wiring for swimming pool pump

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  #1  
Old 08-24-13, 11:03 PM
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wiring for swimming pool pump

I'm wiring a pump for an above ground swimming pool. Due to the distance involved (100 ft. run to a 1.5 hp 120vac motor) I plan to pull three #10 AWG type THWN wires to lessen the voltage drop. Is the wire type and size okay and will these fit in a 1/2" PVC conduit?

Also, NEC Article 680.10 specifies PVC conduit burial depth of 18-inches whereas Article 300.5 allows for 12-inch burial for residential use if it's a 20 amp or less GFCI branch circuit. As I have no trencher it would be very difficult to bury this 18-inches. Is 12-inch burial okay since this is a residential 20 amp branch circuit with GFCI protection?
 
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Old 08-25-13, 01:31 AM
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The wire size and insulation type is acceptable and 1/2 inch schedule 80 PVC conduit can accommodate up to four #10 THHN/THWN conductors.

The burial depth is another matter. In all cases where there are multiple provisions of the NEC you must follow the most restrictive provisions. In this case Article 680 takes precedence over Article 300 and the minimum burial depth is going to be 18 inches.

I have not read Article 680 for quite some time but it MAY be possible to bury at a lesser depth IF you have a minimum of 2 inches of concrete completely encasing the conduit AND the top of the conduit is a minimum of 2 inches deep. Please consult Article 680 in its entirety to be certain this concrete encasement is allowed in lieu of 18 inch minimal burial.
 
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Old 08-25-13, 04:23 AM
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680.10 is if for underground wiring within 5' of the inside walls of the pool.
 
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Old 08-25-13, 08:39 PM
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Wirenut1110,
I went back and re-read article 680.10 in view of your response and what you're saying makes perfect sense. My conduit is 6 ft. from the inside pool wall at its nearest point which will allow 12-inch burial per article 300.5 since this is a 20 amp GFCI protected circuit. That's good news!
Thanks for your help.
 
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Old 08-25-13, 08:54 PM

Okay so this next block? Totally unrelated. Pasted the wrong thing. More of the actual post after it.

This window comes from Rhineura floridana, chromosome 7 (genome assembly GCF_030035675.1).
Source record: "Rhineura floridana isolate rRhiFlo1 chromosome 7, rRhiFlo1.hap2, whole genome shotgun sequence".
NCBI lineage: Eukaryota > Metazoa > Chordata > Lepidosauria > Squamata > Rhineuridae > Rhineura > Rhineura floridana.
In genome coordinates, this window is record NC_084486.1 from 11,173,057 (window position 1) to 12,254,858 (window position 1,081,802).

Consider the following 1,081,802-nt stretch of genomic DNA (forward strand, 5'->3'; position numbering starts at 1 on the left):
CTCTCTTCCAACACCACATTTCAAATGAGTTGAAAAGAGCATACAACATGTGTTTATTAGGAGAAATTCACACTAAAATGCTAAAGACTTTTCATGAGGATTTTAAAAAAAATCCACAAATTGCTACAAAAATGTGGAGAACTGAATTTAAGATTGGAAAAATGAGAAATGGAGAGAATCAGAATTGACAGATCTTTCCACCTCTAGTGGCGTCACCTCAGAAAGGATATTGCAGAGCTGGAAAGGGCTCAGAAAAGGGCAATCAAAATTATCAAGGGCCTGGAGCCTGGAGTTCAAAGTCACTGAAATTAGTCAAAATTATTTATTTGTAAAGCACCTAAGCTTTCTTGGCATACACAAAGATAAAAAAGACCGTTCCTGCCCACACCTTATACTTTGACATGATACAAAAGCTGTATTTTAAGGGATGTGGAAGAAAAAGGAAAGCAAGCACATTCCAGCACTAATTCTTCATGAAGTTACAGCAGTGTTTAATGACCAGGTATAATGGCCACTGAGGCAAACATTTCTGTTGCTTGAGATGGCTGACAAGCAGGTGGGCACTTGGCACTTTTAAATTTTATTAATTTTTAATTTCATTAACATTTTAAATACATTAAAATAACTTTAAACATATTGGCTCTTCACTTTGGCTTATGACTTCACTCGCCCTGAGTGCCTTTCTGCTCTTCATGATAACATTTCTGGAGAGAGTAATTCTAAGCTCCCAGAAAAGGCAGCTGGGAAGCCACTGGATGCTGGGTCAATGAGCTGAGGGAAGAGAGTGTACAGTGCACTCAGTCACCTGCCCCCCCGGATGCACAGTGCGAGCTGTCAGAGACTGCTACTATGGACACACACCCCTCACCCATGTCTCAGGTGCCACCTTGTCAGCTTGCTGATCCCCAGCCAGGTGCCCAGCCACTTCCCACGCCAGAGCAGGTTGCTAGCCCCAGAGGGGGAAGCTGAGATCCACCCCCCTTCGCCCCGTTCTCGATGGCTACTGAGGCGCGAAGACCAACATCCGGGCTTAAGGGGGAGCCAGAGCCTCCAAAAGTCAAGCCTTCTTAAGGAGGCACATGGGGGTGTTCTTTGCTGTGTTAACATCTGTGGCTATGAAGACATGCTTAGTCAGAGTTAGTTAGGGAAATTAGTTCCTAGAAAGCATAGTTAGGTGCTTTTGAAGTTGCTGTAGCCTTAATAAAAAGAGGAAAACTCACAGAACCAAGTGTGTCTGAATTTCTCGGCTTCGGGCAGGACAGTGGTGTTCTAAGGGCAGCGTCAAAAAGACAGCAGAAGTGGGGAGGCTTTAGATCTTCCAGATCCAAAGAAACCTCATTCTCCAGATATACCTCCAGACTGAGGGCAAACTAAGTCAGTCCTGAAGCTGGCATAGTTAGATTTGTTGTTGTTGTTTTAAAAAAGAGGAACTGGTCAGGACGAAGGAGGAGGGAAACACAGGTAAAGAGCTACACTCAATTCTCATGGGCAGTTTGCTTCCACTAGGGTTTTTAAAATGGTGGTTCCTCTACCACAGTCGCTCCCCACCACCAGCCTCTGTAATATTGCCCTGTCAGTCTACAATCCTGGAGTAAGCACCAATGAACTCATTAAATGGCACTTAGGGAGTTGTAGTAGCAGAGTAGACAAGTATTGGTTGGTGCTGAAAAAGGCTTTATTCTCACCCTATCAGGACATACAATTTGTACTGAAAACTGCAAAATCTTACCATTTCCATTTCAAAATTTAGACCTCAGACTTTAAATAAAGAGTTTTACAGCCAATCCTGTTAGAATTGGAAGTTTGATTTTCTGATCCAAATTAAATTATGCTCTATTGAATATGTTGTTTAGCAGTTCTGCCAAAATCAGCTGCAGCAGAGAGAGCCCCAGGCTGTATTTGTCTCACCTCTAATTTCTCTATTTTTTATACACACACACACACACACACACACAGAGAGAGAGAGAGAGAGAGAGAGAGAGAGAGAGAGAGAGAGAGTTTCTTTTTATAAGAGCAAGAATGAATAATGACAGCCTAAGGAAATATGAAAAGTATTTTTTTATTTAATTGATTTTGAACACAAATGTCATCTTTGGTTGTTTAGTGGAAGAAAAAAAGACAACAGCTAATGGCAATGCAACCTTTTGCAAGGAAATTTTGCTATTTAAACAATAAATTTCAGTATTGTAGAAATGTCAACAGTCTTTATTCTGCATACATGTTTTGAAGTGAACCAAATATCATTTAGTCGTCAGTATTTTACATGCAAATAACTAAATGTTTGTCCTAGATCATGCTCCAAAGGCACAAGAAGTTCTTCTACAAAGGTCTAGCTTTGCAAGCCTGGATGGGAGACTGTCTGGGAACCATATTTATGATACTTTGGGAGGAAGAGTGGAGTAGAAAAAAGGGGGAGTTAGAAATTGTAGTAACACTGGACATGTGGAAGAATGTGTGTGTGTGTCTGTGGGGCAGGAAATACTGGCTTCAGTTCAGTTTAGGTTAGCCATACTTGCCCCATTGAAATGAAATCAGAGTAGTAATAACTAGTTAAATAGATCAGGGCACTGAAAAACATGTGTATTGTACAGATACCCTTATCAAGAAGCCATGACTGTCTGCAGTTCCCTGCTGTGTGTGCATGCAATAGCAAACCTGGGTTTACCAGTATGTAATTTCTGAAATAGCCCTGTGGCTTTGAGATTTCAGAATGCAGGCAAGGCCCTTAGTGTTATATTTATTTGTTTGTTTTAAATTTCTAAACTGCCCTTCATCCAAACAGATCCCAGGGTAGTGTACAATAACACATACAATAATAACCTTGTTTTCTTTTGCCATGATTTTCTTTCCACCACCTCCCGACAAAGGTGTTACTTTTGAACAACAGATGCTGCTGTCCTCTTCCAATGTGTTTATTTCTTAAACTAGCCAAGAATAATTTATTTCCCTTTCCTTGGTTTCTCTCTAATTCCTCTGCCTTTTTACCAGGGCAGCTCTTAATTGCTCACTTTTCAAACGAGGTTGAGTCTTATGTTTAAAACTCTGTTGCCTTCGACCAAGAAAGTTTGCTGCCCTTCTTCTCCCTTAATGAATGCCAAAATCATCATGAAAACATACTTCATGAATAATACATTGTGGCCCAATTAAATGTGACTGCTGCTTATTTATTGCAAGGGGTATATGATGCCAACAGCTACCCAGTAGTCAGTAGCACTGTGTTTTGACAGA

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Furd,
Thanks for the reality check on my selection of wire and conduit. By the way, is it better to run stranded or solid wire on an installation such as this?

Concerning the burial depth, wirenut 1110 pointed out that article 680.10 calling for 18 inch burial only applies when the conduit is closer than 5 ft. to the inside pool wall. Since I'm 6 ft. away, I should be okay with 12 inch burial. That makes it easier.
 
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Old 08-25-13, 09:08 PM
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Go stranded wire for sure and lube it up if you have some bends in the pipe.
 
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Old 08-25-13, 10:11 PM
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Section 300.5 of the NEC covers underground installations. Table 300.5 allows
Residential Branch Circuits Rated 120 Volts or Less with GFCI Protection and Maximum Overcurrent Protection of 20 Amperes
to be buried at no less than 12".

Note 1: All codes is local and the NEC is a model code. It has no authority until and unless it is adopted by a jurisdiction, so determine the requirements of your local jurisdiction. They may have adopted something entirely different. They may have written their own requirement.

Note 2: If this section does apply where you are, the GFCI must protect the buried conductors. It must be provided by the circuit breaker in the panel that protects the feeders for your pump.
 

Last edited by Nashkat1; 08-25-13 at 11:52 PM. Reason: Correct misinformation